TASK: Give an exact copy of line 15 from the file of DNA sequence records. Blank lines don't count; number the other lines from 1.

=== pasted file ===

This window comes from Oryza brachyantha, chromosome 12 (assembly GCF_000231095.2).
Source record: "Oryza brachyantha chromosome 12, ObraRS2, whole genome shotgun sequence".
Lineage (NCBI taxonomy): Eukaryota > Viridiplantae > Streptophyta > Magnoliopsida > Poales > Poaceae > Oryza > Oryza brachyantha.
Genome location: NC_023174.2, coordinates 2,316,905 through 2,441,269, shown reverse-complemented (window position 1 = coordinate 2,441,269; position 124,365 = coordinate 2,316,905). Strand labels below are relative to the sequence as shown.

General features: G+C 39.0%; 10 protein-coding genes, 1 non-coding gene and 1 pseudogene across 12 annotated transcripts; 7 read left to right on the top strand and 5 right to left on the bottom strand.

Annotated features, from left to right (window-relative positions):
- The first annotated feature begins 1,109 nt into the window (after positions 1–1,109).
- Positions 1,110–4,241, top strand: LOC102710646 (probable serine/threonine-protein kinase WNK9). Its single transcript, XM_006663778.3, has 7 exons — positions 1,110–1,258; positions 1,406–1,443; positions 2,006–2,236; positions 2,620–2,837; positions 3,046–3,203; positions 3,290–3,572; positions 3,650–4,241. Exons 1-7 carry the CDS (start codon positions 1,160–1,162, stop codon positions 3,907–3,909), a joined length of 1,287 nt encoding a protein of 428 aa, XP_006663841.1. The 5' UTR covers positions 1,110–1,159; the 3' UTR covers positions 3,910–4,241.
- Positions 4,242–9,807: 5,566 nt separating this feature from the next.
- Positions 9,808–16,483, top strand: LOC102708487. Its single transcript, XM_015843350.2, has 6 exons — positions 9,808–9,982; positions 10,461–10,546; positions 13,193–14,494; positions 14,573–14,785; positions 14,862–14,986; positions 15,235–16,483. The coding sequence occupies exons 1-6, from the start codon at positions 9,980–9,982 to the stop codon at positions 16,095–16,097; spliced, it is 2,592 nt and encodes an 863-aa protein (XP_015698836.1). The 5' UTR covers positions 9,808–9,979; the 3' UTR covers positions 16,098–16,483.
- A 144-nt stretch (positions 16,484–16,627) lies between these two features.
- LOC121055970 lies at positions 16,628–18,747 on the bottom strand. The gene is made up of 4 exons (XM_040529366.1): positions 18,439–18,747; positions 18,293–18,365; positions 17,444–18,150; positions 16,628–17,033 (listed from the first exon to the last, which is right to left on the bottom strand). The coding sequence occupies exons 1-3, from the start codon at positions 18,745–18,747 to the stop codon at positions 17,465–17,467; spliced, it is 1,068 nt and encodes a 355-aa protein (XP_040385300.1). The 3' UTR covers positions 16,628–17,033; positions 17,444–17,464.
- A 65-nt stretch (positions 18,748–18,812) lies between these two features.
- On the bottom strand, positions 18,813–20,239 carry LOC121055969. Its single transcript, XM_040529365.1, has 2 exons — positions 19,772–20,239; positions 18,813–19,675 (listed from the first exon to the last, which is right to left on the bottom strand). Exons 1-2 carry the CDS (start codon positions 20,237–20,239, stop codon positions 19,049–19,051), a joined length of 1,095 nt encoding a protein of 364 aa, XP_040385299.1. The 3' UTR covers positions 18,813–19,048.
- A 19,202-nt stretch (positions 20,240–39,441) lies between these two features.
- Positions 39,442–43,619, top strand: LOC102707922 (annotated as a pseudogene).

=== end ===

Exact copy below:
- A 19,202-nt stretch (positions 20,240–39,441) lies between these two features.